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College Administrator's Firing Protested

Education: Supporters say Irvine Valley should renew contract of African American vice president.

January 07, 1998|ROBERT OURLIAN | TIMES STAFF WRITER

A protest against the impending firing of the highest-ranking African American administrator at embattled Irvine Valley College is being started by leaders of several Orange County organizations.

Supporters of Pauline Merry, the college's vice president of student services, spoke out Tuesday before trustees of the South Orange County Community College District, saying a recommendation against renewing her contract was unjustified and would represent a blow to African Americans in the county.

Trustees would not comment on the criticism, saying only that all of the administrators at the college were told last March that they would not have their existing contracts renewed, but that they might be continuing their jobs under new contracts as part of an administrative reshuffling.

But Merry, 60, said on Tuesday that she has learned she will not be offered any contract after professional differences with new college President Raghu Mathur. Mathur's appointment was opposed by many staff members at the 11,000-student college.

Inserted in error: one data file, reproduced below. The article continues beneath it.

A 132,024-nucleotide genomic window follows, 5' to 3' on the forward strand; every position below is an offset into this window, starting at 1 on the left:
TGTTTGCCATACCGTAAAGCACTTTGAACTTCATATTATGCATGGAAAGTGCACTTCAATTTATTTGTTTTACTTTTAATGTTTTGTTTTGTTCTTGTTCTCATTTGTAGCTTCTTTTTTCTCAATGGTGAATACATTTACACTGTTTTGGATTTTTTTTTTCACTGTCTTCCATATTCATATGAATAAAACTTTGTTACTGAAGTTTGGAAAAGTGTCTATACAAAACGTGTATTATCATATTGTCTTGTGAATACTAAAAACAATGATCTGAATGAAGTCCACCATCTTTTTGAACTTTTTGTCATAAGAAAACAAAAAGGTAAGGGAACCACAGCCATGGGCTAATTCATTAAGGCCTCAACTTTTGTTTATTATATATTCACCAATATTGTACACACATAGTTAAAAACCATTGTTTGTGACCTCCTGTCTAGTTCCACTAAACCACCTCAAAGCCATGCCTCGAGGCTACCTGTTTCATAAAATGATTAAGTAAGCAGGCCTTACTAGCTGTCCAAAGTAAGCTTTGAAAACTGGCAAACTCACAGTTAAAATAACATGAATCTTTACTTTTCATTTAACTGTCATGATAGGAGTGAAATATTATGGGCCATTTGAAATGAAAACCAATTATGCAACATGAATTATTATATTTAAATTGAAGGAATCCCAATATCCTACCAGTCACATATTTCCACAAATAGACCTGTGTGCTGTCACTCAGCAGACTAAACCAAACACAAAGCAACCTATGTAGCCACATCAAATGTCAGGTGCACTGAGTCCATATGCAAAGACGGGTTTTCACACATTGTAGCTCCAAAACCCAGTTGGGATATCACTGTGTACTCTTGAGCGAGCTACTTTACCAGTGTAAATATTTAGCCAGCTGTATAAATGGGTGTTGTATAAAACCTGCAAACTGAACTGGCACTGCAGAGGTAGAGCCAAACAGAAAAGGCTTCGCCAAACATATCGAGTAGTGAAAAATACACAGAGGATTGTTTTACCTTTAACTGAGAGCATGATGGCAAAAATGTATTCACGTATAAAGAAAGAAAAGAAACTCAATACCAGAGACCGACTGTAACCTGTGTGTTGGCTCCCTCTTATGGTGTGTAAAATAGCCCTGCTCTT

"Raghu told me personally he's going to recommend my contract not be renewed," Merry said.

She said she and other administrators received identical letters last March saying their contracts would not be renewed but that they might be eligible for new ones. But after that, she said, Mathur reprimanded her about a disagreement on a personnel matter.

John Williams, president of the college district board, which oversees Irvine Valley College in Irvine and Saddleback College in Mission Viejo, said he could not comment on Merry's status.

As vice president of student services, Merry oversees student admissions, records, financial aid, health and student activities at the Irvine campus, where she has been for three years after 20 years with Los Angeles community colleges.

Merry's supporters told trustees that she represents the contributions by members of the African American community in Orange County.

"This would be devastating to our community," said J.J. King, a retired community college administrator and a resident of Irvine. "We're supposed to have diversity in our community colleges."

The Rev. Randy Jordan of Unity in Praise Fellowship in Laguna Hills said blacks in Orange County already are underrepresented in local government.

"We are living here just like everyone else and we deserve to be represented," he said.

Merry also was praised as a mentor to young professionals and an advocate of education and community activism. She is president of the African American Community and Cultural Center Foundation and is a past president of the Orange County section of the National Council of Negro Women.

"She's always taken leadership positions and is highly respected in the community," said Shirley Richards, a member and past president of the National Council of Negro Women.

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